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037 037 Document Transcript

  • Irma SlomczynskaPersisting Threats for Security – New Space Tools for the Global EU First draft, please do not quote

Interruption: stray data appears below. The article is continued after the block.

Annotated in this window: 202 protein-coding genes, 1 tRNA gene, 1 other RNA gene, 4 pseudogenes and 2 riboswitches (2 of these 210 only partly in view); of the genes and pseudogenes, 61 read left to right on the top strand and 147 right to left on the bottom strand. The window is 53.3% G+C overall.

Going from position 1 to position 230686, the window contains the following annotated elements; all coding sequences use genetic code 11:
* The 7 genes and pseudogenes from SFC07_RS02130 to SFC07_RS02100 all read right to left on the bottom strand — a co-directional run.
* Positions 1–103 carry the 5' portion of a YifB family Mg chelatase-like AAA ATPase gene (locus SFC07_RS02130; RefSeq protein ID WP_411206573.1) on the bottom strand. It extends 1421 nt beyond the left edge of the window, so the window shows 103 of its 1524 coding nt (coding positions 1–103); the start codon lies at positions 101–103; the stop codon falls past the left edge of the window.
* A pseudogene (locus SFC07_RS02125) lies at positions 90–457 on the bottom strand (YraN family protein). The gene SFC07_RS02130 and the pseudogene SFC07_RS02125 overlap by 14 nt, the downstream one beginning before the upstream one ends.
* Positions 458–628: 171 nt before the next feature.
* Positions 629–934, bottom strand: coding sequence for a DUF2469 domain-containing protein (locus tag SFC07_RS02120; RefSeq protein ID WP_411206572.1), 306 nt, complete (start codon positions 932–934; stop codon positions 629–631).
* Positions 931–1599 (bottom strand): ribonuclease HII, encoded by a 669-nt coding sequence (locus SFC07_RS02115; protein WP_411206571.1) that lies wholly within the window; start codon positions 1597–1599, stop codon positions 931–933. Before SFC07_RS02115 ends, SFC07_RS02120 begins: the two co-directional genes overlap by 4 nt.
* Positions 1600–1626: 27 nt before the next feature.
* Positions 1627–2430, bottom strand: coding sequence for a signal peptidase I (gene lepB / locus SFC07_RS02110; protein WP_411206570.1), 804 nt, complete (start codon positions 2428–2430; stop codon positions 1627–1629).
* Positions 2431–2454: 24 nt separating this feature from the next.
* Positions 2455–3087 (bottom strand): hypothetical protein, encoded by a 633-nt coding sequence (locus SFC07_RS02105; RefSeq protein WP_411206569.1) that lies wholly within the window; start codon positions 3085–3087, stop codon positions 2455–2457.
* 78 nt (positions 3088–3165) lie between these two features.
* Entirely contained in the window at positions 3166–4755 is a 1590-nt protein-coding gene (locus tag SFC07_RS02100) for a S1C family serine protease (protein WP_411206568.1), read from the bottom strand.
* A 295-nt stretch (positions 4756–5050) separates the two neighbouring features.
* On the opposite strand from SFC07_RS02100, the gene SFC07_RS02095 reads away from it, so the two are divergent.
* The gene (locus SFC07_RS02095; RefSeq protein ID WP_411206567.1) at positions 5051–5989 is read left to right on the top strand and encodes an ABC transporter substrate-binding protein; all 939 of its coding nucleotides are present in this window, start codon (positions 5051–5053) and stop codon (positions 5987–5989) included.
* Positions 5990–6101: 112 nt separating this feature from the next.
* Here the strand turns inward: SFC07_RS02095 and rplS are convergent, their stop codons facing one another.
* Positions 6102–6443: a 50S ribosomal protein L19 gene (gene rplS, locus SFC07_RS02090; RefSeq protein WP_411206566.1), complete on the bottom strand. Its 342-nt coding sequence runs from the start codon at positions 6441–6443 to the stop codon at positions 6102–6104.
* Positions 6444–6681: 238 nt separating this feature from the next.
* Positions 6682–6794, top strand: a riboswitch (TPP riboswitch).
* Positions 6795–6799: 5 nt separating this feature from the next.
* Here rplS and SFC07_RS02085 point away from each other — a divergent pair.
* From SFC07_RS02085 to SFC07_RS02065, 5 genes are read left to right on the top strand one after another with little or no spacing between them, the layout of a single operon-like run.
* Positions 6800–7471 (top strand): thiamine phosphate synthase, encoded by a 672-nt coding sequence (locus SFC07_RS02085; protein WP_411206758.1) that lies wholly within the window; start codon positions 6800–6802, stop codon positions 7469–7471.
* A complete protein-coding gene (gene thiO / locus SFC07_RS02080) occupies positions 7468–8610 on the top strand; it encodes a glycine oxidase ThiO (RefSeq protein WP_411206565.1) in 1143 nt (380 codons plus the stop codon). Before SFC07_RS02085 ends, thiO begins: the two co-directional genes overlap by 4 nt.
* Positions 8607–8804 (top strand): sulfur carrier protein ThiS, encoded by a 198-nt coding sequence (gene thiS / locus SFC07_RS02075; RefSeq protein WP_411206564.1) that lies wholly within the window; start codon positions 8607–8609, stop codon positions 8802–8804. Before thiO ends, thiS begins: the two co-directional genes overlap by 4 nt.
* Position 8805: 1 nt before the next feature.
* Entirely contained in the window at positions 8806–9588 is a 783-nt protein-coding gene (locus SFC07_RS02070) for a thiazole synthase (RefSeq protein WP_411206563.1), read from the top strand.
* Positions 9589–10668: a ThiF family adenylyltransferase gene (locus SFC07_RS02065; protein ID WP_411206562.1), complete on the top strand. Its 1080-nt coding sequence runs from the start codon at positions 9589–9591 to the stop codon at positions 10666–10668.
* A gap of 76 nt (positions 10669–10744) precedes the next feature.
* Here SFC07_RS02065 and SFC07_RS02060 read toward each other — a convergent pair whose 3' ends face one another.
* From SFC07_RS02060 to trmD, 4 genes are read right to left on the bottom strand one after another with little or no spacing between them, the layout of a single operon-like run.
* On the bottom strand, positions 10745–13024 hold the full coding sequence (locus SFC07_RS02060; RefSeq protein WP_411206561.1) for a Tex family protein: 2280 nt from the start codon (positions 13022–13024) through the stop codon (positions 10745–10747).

• The EU becomes increasingly a global actor what requires acquisition of newinstruments, including space assets to fully and autonomously realize all EU aims and values.Therefore the EU tries to exploit space for civilian and military purposes, but we must stillbear in mind that the EU as an international actor lacks common defence policy. CSDP1 is justa mechanism for crisis prevention and management, although some military solutions cannotbe excluded. That is why European space policy focuses on peaceful exploration andexploitation of space not weaponization which is widely perceived as a main threat for theEU, its member states as well as every EU citizen. Most scholars agree that the EU establishing space policy focuses its attention on thespace security and not on the space defense. This approach is tightly connected with theoverall strategic culture of the EU. R. E. Johnson points out, that the EU needs space policy“(...) to enable Europe to benefit from a more effective coordination of technologies andassets for the purposes of enhancing European and international security, while preventingdestabilising developments, such as the testing, deployment or use of anti-satellite weapons orweapons in and from space.”2 The EU and its member states would like to acquire new spaceassets yet it is very clear that these capabilities will be civilian ones although having securityimplications. All European space assets should therefore be perceived as dual-use whatconstitutes both new advantages and new challenges. R. E. Johnson warns that “there is adanger that in the rush to ensure that Europe’s space assets are better geared to serve ESDPgoals, not enough consideration is being given to the countervailing implications of an overlynarrow and militarised concept both of ESDP and of space potential and uses. Europe’s spacepolicy needs to balance the requirements of ESDP with the overarching need to supportEuropean security objectives and CFSP. Much of the current debate appears to have lost sightof this fundamental obligation.”3 T. Hitchens and T. Valasek underline that the EU has adopted a multidimensionalapproach towards security, quoting European Commission’s document in which it is clearlystated that “the Council of the EU has recognized that space assets could contribute both tomaking the EU more capable in the field of crisis management and to fighting other security1 The CSDP acronym is used in the paper interchangeably with the previous one – ESDP, yet they both refer tothe security and defence policy of the European Union.2 R. E. Johnson, Europe’s Space Policies and their Relevance to ESDP, Brussels 2006, p. 6.3 Ibid., p. 7. 2